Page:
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Upon completion, the E-ELT is expected to be the largest optical telescope in the world

The European Southern Observatory (ESO) council met on Monday in Garching, Germany and approved the European Extremely Large Telescope (E-ELT) program, pending the confirmation of ad referendum votes from the authorities of four member states before the next council meeting. Assuming all goes according to plan, the E-ELT is expected to begin operation early in the next decade.  Read More

Ultra smooth SLIPS (Slippery Liquid Porous Surfaces) developed at Harvard University could...

Although advances in refrigeration technology means we don’t need to defrost the freezer as often as we used to, many of us are still forced to carry out the task on a regular basis lest we find the frosty walls closing in to claim that tub of ice cream. Now a team from Harvard University has developed ultra smooth slippery surfaces that prevent ice sheets from developing by allowing even tiny drops of condensation or frost to simply slide off. As well as keeping freezers frost-free, the technology could be used to prevent ice build up on metal surfaces in wind turbines, marine vessels, and aircraft.  Read More

The study of this marine crustacean may lead to lighter and more resistant materials that ...

The mantis shrimp is a fascinating creature that has the ability to punch its prey into submission with a club that accelerates underwater at around 10,400 g. By studying the secrets behind this formidable weapon, a Californian researcher hopes to develop an innovative, hi-tech material that is one third the weight and thickness of existing body armor.  Read More

New results from CERN today would appear to confirm that last year’s findings by the OPERA...

New results from CERN today would appear to confirm that last year’s findings by the OPERA experiment which appeared to suggest that neutrinos could travel faster than light were incorrect. A faulty element of the experiment’s fiber optic timing system has been cited by CERN as a likely cause for the error.  Read More

Researchers at the University of Texas are exploring the possibility of electrically stimu...

A team of researchers at the University of Texas is exploring the possibility of electrically stimulating the visual cortex of the brain to create simple images and shapes. This development could lead to a visual prosthetic device that would effectively "trick" the brain of visually impaired or blind people into seeing ... and such a device, the authors say, is only about five years away.  Read More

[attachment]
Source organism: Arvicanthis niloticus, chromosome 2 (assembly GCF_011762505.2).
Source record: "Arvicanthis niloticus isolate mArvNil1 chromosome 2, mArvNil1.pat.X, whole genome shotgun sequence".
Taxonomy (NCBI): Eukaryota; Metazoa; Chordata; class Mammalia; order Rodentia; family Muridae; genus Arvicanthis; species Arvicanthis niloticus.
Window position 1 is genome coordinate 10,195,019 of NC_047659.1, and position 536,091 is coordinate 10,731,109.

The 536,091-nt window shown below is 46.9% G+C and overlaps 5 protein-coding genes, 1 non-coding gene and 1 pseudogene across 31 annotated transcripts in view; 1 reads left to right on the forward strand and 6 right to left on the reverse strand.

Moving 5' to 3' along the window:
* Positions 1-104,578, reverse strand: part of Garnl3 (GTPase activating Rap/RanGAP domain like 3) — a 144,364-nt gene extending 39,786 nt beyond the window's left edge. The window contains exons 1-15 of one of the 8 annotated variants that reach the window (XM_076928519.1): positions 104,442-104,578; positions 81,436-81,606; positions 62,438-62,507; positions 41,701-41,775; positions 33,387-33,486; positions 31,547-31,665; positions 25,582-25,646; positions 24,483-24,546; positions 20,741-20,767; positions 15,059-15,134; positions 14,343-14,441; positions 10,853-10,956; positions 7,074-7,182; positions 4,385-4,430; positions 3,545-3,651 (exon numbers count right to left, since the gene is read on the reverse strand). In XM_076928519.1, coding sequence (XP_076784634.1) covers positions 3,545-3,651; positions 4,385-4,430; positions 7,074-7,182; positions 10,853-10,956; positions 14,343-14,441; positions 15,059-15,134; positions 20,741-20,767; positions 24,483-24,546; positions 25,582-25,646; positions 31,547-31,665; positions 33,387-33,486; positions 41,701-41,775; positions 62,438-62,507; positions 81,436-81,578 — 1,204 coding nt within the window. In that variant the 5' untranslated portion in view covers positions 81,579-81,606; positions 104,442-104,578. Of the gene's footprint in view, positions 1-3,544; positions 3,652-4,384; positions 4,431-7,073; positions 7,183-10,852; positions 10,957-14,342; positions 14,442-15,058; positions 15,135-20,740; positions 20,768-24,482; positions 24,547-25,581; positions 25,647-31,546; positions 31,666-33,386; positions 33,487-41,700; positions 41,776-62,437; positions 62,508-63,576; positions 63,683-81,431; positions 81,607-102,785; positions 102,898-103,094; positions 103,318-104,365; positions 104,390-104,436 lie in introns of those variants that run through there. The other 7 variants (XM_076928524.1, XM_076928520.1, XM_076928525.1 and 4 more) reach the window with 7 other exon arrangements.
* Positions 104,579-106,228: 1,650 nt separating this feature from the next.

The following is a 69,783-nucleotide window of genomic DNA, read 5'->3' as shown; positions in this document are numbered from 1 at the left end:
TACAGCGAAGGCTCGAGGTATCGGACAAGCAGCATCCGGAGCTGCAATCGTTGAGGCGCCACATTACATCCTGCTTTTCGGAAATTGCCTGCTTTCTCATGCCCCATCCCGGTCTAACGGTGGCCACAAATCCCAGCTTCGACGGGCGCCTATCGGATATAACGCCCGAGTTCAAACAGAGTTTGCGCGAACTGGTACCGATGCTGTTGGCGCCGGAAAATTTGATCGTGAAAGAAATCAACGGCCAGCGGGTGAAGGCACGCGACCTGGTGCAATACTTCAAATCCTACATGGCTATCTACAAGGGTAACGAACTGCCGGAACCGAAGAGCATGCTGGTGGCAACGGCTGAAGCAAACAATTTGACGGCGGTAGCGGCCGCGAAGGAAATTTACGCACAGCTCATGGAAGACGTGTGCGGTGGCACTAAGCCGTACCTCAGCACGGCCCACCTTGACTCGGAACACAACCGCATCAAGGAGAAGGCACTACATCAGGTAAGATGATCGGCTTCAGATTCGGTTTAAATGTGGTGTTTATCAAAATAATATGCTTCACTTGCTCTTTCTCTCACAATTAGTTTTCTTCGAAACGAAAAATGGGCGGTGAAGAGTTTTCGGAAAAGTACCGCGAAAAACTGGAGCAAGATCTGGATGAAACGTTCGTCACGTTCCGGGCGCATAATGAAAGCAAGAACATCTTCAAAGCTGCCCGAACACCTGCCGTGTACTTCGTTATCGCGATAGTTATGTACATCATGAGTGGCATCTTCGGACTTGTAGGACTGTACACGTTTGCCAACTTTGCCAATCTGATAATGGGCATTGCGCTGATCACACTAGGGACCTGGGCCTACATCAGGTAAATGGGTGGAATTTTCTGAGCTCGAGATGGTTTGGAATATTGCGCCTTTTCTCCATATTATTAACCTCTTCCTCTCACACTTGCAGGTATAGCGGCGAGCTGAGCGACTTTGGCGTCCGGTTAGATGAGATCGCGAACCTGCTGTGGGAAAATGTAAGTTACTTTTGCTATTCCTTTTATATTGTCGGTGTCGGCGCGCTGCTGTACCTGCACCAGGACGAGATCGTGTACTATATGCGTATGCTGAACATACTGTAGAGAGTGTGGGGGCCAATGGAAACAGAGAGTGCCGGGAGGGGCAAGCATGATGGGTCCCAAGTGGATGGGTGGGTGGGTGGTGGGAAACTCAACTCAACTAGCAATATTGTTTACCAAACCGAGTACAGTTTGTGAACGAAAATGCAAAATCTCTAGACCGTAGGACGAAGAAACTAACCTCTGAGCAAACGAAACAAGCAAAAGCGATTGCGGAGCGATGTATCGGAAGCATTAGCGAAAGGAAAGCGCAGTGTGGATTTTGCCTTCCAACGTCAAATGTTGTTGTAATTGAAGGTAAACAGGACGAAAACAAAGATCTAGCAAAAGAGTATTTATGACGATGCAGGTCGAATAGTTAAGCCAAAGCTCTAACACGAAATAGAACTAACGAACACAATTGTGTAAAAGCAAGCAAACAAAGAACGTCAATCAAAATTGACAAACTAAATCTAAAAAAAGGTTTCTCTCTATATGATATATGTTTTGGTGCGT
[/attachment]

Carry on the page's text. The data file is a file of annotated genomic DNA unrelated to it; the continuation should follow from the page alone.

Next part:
An illustration depicting one of the lattice-like electrodes, over top of one of the elast...

A lot of devices, such as shock absorbers, currently use elastomers to help minimize vibrations. While the malleable, yielding qualities of these materials do indeed allow them to absorb energy that would otherwise take the form of rattles and jolts, they are nonetheless passive – basically, they just sit there. Researchers from Germany’s Fraunhofer Institute for Structural Durability and System Reliability, however, are developing a new system in which elastomers actually “fight back” against vibrations.  Read More

A simple mathematical model developed by psychologists at Stanford could lead to computers...

After decades of trial and error, artificial intelligence applications that aim to understand human language are slowly starting to lose some of their brittleness. Now, a simple mathematical model developed by two psychologists at Stanford University could lead to further improvements, helping transform computers that display the mere veneer of intelligence into machines that truly understand what we are saying.  Read More

SiGNa Chemistry has received funding from USAID to develop portable hydrogen fuel technolo...

SiGNa Chemistry, a company developing portable hydrogen fuel technology, is close to taking one of its solutions to market. Hydrogen is an emissions-free renewable source of energy – however, logistic obstacles related to current considerations such as high-pressure tanks, and metal and chemical hydrides, have stymied its progress towards the mass market.  Read More

Willow Glass is said to be the thinnest and most flexible glass Corning has ever produced

Corning announced details of a major new glass design at the eighth annual Display Week in Boston, a trade event hosted by the Society for Information Display. Named Willow Glass, Corning’s new glass is manufactured in such a way that allows it to reach temperatures of up to 500°C (932ºF) while maintaining a thickness of just 100 microns – or about that of a sheet of paper.  Read More

Swiss research scientists utilize robotic therapy and chemical stimulation to return mobil...

Researchers working at the Swiss Federal Institute of Technology have successfully made use of electrical and chemical stimulation techniques to excite neurons in the lower spinal cord of previously paralyzed rats, enabling the subject rodents to walk and even run when suspended by a vest which provides balance and restricts movement to the hind legs only.  Read More

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